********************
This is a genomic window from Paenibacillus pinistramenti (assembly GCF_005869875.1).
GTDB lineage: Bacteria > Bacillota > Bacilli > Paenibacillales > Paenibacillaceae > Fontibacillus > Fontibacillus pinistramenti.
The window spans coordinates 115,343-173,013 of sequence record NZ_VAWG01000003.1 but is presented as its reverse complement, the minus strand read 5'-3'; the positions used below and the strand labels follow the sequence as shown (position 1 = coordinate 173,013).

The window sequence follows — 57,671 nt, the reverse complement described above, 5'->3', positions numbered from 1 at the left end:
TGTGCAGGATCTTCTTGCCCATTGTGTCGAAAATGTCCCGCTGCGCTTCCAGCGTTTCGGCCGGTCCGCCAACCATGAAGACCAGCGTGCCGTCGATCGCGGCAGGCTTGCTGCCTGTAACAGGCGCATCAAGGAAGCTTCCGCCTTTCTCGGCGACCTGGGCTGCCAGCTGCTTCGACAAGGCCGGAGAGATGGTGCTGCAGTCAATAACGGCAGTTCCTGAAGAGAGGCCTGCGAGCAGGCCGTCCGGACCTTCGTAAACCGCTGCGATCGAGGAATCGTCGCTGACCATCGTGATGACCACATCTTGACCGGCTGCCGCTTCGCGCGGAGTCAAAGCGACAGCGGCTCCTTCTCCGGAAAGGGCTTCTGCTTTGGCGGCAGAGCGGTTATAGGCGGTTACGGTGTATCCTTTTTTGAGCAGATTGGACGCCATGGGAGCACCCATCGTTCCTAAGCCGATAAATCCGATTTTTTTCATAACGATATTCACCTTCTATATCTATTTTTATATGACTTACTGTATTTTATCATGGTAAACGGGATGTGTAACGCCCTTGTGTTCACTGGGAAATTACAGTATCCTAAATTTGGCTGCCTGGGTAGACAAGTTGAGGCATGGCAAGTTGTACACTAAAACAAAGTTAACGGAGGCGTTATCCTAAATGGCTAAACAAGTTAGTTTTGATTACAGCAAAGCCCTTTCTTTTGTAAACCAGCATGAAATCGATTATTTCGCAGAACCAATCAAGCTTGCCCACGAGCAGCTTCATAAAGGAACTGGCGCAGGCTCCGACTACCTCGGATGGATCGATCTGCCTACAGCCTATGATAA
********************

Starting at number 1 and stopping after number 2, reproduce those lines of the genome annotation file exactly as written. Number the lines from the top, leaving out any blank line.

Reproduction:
This is a genomic window from Paenibacillus pinistramenti (assembly GCF_005869875.1).
GTDB lineage: Bacteria > Bacillota > Bacilli > Paenibacillales > Paenibacillaceae > Fontibacillus > Fontibacillus pinistramenti.